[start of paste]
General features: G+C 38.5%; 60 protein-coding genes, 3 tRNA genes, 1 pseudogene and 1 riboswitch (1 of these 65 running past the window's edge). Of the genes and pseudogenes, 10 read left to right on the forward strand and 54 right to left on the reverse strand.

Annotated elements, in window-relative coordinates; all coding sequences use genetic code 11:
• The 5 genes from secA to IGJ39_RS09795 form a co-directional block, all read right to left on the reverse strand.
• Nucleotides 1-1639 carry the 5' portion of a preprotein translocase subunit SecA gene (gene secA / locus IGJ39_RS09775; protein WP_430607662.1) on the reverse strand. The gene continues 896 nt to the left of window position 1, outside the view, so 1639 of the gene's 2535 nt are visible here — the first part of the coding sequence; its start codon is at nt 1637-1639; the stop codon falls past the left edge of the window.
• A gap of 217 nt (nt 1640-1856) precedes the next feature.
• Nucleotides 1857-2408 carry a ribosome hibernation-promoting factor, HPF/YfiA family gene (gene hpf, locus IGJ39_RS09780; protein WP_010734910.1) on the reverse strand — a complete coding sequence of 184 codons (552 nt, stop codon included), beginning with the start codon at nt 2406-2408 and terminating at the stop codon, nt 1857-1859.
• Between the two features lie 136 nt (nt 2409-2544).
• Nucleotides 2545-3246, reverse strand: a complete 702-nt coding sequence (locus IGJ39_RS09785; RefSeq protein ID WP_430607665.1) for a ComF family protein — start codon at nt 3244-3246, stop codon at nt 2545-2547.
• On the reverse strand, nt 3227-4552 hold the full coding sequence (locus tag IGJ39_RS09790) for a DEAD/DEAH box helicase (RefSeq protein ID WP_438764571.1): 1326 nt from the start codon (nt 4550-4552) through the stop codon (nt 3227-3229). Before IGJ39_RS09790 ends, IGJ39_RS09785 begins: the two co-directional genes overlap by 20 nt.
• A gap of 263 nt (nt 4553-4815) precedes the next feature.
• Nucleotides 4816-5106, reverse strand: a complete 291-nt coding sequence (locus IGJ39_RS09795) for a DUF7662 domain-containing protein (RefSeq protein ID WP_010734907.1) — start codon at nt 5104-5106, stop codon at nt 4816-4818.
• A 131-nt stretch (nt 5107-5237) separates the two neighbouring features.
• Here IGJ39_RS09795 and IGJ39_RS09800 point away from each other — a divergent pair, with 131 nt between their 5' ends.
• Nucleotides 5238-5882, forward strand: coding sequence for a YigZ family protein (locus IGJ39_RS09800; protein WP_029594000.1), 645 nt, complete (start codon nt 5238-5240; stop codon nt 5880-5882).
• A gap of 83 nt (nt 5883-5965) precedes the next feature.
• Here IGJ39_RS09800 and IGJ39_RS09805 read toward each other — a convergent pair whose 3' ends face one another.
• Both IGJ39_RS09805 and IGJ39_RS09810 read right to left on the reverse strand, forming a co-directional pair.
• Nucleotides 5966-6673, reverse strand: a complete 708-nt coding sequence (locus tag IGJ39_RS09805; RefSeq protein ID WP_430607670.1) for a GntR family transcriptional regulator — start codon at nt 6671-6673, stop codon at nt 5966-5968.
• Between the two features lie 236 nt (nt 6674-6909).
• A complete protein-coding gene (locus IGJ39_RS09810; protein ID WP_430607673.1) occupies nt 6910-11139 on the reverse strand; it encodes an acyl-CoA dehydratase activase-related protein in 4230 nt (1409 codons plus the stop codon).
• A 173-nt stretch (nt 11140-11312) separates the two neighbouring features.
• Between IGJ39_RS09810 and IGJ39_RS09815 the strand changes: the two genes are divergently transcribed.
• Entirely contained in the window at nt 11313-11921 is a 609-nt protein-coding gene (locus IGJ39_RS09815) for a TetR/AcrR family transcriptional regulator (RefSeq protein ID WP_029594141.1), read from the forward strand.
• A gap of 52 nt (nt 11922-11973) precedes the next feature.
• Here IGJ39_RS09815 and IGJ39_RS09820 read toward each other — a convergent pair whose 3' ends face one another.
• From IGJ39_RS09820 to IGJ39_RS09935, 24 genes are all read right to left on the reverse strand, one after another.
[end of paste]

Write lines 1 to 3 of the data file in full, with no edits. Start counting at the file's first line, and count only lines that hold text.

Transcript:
General features: G+C 38.5%; 60 protein-coding genes, 3 tRNA genes, 1 pseudogene and 1 riboswitch (1 of these 65 running past the window's edge). Of the genes and pseudogenes, 10 read left to right on the forward strand and 54 right to left on the reverse strand.

Annotated elements, in window-relative coordinates; all coding sequences use genetic code 11:
• The 5 genes from secA to IGJ39_RS09795 form a co-directional block, all read right to left on the reverse strand.